There was no need to look that far back into the past, given recent allegations against Russia of state-sanctioned attacks and murders abroad, including but not limited to the poisoning of Alexander Litvinenko in England, the killing of Zelimkhan Khangoshvili in Germany and an attempted poisoning of Sergei Skripal in England. Indeed, pundits brought up the names of Ruslan Boshirov and Alexander Petrov—believed to have carried out Skripal’s attempted poisoning—as the ones who might carry out the killing of Natalia Vovk, whom the Russians are accusing of blowing up Darya Dugina’s vehicle.
Viktor Olevich, a lead expert with a policy group The Center for Actual Politics, noted: “Subversive actions are already taking place within the Russian Federation, in Moscow. We already have casualties. There is no doubt that we may witness certain events on the territory of third countries, not just Ukraine. Definitely.”
Co-host Ivan Trushkin decided to take it further: “Pardon my fantasy, but what if some Pentagon official, who was responsible for handling Ukraine, chokes on a cherry pit? Would that help to stop subversive activities on our territory?” Olevich cautiously replied: “They most likely won’t stop, but with time, tit-for-tat actions could change the situation. I just wouldn’t count on it having an immediate effect.”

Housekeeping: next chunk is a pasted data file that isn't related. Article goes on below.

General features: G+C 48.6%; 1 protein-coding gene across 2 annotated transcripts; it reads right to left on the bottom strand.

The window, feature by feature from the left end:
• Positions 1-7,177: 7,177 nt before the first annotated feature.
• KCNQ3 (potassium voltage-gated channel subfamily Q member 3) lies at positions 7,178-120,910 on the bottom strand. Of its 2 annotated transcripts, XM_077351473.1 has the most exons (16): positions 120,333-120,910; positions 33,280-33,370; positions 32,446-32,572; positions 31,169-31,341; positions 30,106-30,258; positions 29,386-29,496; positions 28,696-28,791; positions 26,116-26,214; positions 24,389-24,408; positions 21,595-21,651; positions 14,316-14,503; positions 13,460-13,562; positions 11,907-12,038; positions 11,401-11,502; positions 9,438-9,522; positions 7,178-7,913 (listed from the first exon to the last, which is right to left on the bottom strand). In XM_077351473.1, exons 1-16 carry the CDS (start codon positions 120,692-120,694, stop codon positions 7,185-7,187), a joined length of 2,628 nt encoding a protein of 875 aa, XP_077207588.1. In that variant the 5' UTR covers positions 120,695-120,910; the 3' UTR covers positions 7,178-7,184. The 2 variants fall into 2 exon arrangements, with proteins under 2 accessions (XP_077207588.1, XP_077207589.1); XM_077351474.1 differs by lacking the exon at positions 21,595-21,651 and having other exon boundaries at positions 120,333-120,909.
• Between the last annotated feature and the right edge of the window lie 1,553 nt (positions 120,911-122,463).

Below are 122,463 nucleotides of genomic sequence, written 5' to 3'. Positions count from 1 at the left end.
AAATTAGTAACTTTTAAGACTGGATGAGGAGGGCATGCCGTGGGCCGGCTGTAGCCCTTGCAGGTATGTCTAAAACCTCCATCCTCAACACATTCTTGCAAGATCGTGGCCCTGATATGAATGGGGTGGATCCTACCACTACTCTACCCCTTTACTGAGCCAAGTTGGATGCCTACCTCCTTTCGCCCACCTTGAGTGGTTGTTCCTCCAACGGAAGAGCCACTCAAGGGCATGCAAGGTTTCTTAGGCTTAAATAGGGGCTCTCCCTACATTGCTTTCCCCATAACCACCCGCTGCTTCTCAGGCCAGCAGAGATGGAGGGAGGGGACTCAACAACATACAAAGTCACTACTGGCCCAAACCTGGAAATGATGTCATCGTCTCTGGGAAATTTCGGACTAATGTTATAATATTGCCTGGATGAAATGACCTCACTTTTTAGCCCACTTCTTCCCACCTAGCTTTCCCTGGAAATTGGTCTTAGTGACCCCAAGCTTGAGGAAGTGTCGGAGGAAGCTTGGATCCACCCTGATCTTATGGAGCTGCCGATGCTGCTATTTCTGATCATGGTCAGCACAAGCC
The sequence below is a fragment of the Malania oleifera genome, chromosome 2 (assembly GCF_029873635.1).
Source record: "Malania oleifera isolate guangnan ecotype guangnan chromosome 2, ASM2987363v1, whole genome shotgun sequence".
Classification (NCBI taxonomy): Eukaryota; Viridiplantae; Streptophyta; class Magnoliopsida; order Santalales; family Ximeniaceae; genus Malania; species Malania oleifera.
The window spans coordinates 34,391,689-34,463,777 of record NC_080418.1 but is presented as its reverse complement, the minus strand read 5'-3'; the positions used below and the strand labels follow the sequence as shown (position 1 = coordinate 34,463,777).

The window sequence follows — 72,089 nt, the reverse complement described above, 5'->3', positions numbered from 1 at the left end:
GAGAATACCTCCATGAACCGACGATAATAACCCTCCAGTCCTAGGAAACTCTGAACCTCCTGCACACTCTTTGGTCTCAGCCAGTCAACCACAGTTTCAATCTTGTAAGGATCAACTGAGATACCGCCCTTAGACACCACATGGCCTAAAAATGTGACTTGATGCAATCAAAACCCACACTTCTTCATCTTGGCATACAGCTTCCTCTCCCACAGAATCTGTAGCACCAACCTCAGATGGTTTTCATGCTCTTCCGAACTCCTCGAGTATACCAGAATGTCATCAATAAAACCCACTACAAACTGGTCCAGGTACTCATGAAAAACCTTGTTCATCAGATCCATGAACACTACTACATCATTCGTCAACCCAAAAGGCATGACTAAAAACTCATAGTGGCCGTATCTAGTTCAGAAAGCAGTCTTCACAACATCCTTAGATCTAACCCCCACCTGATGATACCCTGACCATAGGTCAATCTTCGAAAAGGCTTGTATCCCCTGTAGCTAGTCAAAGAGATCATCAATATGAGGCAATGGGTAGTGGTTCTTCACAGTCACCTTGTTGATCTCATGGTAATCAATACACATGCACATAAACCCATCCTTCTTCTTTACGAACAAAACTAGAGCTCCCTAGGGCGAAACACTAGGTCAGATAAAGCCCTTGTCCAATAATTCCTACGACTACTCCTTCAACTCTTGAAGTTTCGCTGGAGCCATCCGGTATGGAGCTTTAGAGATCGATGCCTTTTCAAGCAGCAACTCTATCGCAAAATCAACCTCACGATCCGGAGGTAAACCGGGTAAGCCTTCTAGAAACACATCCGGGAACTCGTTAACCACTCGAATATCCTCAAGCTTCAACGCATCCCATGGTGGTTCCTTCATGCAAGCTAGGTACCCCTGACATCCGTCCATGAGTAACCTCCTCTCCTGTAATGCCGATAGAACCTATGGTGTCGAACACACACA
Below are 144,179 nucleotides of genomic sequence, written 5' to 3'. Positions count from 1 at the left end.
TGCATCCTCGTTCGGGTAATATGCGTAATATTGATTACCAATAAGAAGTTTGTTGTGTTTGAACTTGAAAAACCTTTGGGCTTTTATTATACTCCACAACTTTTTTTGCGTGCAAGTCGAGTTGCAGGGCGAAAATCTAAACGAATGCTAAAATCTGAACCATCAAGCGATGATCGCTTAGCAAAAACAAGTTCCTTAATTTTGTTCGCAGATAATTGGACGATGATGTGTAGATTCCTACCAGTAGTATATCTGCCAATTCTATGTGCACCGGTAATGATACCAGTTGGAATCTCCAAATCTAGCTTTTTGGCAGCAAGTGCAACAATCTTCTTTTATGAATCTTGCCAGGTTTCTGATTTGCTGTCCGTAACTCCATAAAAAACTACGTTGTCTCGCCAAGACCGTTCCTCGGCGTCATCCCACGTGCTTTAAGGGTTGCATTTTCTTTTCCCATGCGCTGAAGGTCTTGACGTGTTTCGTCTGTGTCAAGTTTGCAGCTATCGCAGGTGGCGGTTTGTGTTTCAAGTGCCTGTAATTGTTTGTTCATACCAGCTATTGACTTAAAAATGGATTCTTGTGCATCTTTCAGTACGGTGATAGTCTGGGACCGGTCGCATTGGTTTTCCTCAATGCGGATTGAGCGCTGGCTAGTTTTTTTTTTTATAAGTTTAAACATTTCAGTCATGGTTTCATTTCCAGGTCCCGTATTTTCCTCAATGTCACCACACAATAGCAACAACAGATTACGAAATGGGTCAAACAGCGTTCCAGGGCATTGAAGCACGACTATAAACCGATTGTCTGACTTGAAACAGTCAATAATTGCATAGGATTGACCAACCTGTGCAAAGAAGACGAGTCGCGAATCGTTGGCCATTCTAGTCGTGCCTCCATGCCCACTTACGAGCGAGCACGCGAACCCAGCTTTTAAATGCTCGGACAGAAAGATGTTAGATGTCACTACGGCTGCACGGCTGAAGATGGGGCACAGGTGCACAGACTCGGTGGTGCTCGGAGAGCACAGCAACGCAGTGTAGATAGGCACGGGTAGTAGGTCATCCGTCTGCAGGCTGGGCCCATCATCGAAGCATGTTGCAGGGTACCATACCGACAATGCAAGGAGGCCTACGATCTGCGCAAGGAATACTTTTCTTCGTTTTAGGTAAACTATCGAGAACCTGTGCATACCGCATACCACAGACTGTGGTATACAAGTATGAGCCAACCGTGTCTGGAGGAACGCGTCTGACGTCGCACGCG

Fanning himself with a green folder, Norkin surmised: “Everyone is carefully dropping hints over here… but last Saturday’s CNN report said that all the processes happening in Ukraine are being crafted and directed only by Washington—not that anyone ever doubted it.” Trushkin pondered which measures would make “the American handlers” understand that they have to stop their activities in Ukraine. He surmised: “As long as there are powers outside of Ukraine, willing to send people, give them weapons, fill their heads with radical information, it seems to me that we will be unable to attain a total victory.”